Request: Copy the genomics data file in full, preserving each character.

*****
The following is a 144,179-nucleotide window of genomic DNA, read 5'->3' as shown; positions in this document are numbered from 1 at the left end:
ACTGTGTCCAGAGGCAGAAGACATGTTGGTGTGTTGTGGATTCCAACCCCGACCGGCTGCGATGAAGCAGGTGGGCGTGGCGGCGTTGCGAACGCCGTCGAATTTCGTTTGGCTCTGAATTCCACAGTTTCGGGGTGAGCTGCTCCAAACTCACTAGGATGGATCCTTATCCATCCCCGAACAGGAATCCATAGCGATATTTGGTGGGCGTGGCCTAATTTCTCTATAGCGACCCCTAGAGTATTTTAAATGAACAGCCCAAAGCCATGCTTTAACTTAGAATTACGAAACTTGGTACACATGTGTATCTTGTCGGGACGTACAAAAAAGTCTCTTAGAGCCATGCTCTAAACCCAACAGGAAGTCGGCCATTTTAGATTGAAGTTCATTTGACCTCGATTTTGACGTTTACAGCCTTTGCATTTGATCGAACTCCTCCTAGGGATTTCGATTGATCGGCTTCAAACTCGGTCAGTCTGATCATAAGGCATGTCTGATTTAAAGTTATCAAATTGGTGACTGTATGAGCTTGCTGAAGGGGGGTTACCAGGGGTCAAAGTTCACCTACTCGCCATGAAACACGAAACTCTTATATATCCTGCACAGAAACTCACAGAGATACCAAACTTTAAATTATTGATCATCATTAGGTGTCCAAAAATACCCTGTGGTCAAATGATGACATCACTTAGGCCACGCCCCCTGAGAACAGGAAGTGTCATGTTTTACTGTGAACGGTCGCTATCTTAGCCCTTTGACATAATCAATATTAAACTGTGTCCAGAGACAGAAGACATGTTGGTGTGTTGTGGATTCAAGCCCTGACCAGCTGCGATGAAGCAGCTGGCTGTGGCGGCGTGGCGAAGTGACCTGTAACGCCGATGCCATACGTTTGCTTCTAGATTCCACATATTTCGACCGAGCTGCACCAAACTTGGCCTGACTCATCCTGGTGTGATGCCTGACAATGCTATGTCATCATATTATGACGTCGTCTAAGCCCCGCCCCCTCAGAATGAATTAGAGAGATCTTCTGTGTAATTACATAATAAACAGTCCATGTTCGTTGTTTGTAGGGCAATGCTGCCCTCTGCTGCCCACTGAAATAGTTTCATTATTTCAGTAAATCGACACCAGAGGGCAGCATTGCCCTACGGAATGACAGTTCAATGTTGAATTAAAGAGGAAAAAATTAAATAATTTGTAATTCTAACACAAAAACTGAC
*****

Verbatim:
The following is a 144,179-nucleotide window of genomic DNA, read 5'->3' as shown; positions in this document are numbered from 1 at the left end:
ACTGTGTCCAGAGGCAGAAGACATGTTGGTGTGTTGTGGATTCCAACCCCGACCGGCTGCGATGAAGCAGGTGGGCGTGGCGGCGTTGCGAACGCCGTCGAATTTCGTTTGGCTCTGAATTCCACAGTTTCGGGGTGAGCTGCTCCAAACTCACTAGGATGGATCCTTATCCATCCCCGAACAGGAATCCATAGCGATATTTGGTGGGCGTGGCCTAATTTCTCTATAGCGACCCCTAGAGTATTTTAAATGAACAGCCCAAAGCCATGCTTTAACTTAGAATTACGAAACTTGGTACACATGTGTATCTTGTCGGGACGTACAAAAAAGTCTCTTAGAGCCATGCTCTAAACCCAACAGGAAGTCGGCCATTTTAGATTGAAGTTCATTTGACCTCGATTTTGACGTTTACAGCCTTTGCATTTGATCGAACTCCTCCTAGGGATTTCGATTGATCGGCTTCAAACTCGGTCAGTCTGATCATAAGGCATGTCTGATTTAAAGTTATCAAATTGGTGACTGTATGAGCTTGCTGAAGGGGGGTTACCAGGGGTCAAAGTTCACCTACTCGCCATGAAACACGAAACTCTTATATATCCTGCACAGAAACTCACAGAGATACCAAACTTTAAATTATTGATCATCATTAGGTGTCCAAAAATACCCTGTGGTCAAATGATGACATCACTTAGGCCACGCCCCCTGAGAACAGGAAGTGTCATGTTTTACTGTGAACGGTCGCTATCTTAGCCCTTTGACATAATCAATATTAAACTGTGTCCAGAGACAGAAGACATGTTGGTGTGTTGTGGATTCAAGCCCTGACCAGCTGCGATGAAGCAGCTGGCTGTGGCGGCGTGGCGAAGTGACCTGTAACGCCGATGCCATACGTTTGCTTCTAGATTCCACATATTTCGACCGAGCTGCACCAAACTTGGCCTGACTCATCCTGGTGTGATGCCTGACAATGCTATGTCATCATATTATGACGTCGTCTAAGCCCCGCCCCCTCAGAATGAATTAGAGAGATCTTCTGTGTAATTACATAATAAACAGTCCATGTTCGTTGTTTGTAGGGCAATGCTGCCCTCTGCTGCCCACTGAAATAGTTTCATTATTTCAGTAAATCGACACCAGAGGGCAGCATTGCCCTACGGAATGACAGTTCAATGTTGAATTAAAGAGGAAAAAATTAAATAATTTGTAATTCTAACACAAAAACTGAC